Effect van mobiele begrazing door koeien en kippen op kruidenrijk grasland op zandgrond

Research output: Book/ReportReportProfessional

Abstract

Met Natuur Mee, founded by Sanne Beld, practices, develops and promotes a regenerative (resilient) agricultural method inspired by experiences abroad (Joel Salatin, Allan Savory, etc.). Together with its partners and volunteers, Met Natuur Mee wants to develop a pioneering location for resilient agriculture, offer inspiration to young farmers, share knowledge, conduct research, but above all offer a nutritious harvest that reconnects people with the landscape. In this study, Wageningen scientists are looking for an answer to the question: What is the effect of mobile grazing management with cows and chickens on herb-rich grassland on dry sandy soil? What does this do above and below the ground in terms of soil life, moisture balance and the diversity of the vegetation? We do this by mapping the effects of the management on the current land that Met Natuur Mee leases from Staatsbosbeheer near Haaksbergerveen. In 2019 and 2020, the management of the pasture consisted of extensive grazing by cattle and shortterm (1 day) intensive grazing by broilers. The management was not yet optimal, due to a shortage in cows. The effect of this form of intense grazing by chickens on the vegetation and the soil is still (relatively) unknown. That is why a science shop project was carried out to investigate the effect of grazing on the vegetation, soil life (especially worms) and the chemical composition of the soil. A nearby meadow has been used as a control plot that has been extensively managed for many years (grazing by a limited number of oxes, combuned with mowing once a year). At the time of sampling, the field was still very dry after a long dry period in the spring and summer of 2020. This had an impact on the soil life and its inventory, very few earthworms and other macro soil life were found. The differences between the treatments were also minor, although the 2019 chicken grazing areas appeared to be more species-rich. The vegetation also shows few differences, even though there appears to be a wet dry gradient that coincides with the elevation of the terrain. In fact, only general grassland species occur in the field and it does not yet meet the wish for a flowery grassland. To achieve this, seed will have to be supplied from elsewhere, for example through grass clippings from a species-rich plot. The chemical analysis show that it is a considerably nutrient-poor area and in any case, poorer than a “normal” farm pasture. The acidity of the soil is low, which was already noted on the basis of the species composition; the soil is on the surface acidified. That is why liming is recommended. The vegetation was also felting, which is unfavourable for a species diverse grassland. A slightly more intensive grazing can prevent this, which will be implemented in 2021. The grazing period by the chickens was however short and the grazing would have to run longer to be able to actually expect effects.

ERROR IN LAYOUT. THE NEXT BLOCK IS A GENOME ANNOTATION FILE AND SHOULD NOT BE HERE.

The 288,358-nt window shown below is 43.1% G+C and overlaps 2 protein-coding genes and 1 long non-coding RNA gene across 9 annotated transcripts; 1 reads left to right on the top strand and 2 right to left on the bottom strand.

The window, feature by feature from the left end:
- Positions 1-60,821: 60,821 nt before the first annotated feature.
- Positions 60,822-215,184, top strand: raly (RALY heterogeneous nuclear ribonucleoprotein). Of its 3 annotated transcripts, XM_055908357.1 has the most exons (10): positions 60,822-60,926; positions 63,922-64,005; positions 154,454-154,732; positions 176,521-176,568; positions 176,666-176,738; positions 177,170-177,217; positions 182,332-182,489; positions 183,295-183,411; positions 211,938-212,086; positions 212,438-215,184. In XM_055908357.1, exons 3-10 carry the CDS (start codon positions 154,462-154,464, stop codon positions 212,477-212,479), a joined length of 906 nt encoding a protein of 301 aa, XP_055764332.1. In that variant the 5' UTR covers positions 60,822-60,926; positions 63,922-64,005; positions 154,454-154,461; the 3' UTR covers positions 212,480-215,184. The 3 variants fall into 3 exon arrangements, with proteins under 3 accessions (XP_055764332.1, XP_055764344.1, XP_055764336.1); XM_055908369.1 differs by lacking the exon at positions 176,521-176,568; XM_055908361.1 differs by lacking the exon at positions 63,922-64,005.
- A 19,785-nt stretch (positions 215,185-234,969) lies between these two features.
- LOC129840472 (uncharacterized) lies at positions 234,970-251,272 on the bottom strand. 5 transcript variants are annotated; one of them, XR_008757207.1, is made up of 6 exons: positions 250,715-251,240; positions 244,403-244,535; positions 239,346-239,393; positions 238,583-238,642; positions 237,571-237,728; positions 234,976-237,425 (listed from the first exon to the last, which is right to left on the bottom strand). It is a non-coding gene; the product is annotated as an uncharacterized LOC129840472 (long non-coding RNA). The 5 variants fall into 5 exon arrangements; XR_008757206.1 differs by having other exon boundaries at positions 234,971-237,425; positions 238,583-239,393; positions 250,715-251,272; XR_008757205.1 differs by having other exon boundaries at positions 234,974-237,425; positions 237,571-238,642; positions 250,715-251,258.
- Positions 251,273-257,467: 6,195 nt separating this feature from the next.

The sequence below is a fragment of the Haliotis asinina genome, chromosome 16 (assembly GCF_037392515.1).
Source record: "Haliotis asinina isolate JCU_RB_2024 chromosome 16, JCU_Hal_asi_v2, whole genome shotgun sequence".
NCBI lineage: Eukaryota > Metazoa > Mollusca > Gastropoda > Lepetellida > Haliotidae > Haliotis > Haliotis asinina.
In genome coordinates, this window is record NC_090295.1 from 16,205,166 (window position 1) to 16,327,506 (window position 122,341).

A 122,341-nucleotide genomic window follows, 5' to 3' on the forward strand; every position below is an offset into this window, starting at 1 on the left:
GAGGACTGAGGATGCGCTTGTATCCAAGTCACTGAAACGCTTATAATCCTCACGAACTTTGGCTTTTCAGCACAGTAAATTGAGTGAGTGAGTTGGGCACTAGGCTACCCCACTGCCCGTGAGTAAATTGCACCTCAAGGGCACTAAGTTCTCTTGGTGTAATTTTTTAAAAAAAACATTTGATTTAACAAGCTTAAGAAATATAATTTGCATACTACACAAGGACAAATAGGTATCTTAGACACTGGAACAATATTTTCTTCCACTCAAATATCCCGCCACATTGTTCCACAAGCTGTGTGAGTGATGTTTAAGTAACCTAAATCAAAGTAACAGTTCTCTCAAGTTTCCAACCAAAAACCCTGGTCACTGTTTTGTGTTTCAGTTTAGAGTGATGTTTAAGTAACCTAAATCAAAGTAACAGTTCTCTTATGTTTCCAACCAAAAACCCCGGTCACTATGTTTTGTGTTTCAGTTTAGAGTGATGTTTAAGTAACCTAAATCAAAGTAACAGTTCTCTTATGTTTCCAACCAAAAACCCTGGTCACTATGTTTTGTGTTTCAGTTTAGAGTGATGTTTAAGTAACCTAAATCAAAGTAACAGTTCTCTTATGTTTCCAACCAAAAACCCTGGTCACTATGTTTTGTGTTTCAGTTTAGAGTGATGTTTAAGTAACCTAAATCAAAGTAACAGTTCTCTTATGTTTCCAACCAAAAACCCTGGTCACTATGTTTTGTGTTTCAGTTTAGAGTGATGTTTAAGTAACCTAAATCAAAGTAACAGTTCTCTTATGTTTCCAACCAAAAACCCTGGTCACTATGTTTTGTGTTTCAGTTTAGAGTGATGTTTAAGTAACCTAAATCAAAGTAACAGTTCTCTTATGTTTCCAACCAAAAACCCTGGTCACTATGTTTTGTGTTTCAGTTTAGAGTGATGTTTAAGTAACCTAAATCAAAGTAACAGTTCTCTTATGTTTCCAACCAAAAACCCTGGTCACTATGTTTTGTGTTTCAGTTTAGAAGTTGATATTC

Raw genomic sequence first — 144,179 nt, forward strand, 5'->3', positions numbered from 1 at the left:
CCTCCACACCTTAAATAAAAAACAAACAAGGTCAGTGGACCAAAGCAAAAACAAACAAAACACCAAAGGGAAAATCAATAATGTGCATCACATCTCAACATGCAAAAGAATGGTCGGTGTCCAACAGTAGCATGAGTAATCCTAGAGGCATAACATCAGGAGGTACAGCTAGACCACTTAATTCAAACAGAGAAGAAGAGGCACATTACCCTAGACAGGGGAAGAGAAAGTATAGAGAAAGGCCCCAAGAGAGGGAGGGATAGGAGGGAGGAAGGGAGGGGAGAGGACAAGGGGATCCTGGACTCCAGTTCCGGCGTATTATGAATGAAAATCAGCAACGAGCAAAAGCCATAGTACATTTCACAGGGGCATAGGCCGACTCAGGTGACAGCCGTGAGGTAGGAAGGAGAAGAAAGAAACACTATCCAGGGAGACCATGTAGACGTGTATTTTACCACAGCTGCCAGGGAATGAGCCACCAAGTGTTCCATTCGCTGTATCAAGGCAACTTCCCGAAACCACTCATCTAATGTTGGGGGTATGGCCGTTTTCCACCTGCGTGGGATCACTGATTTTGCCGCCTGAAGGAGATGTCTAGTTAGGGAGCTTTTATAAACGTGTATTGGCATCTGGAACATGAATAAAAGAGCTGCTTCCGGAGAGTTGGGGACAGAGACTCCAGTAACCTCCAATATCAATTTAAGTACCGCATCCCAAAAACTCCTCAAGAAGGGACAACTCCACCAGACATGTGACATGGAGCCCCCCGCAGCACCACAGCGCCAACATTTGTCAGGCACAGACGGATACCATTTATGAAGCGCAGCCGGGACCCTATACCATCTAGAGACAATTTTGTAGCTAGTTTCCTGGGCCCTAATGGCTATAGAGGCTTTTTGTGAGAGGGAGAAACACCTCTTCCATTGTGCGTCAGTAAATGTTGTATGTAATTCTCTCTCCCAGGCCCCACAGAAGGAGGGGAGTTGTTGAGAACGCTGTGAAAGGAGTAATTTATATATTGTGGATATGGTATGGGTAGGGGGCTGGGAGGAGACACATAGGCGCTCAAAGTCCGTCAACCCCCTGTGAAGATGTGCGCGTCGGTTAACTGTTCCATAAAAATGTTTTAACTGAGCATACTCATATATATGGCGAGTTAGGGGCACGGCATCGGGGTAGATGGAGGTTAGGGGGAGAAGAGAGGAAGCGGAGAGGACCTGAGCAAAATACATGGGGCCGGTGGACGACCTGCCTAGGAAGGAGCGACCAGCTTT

Original languageDutch
Place of PublicationWageningen
PublisherWetenschapswinkel Wageningen
Number of pages42
ISBN (Electronic)9789463957809
DOIs
Publication statusPublished - 2021

Publication series

NameRapport / Wageningen University & Research, Wetenschapswinkel
No.372

Keywords

  • nature-inclusive agriculture
  • species-rich grasslands
  • sandy soils
  • grazing
  • soil management
  • poultry farming
  • dairy farming

Cite this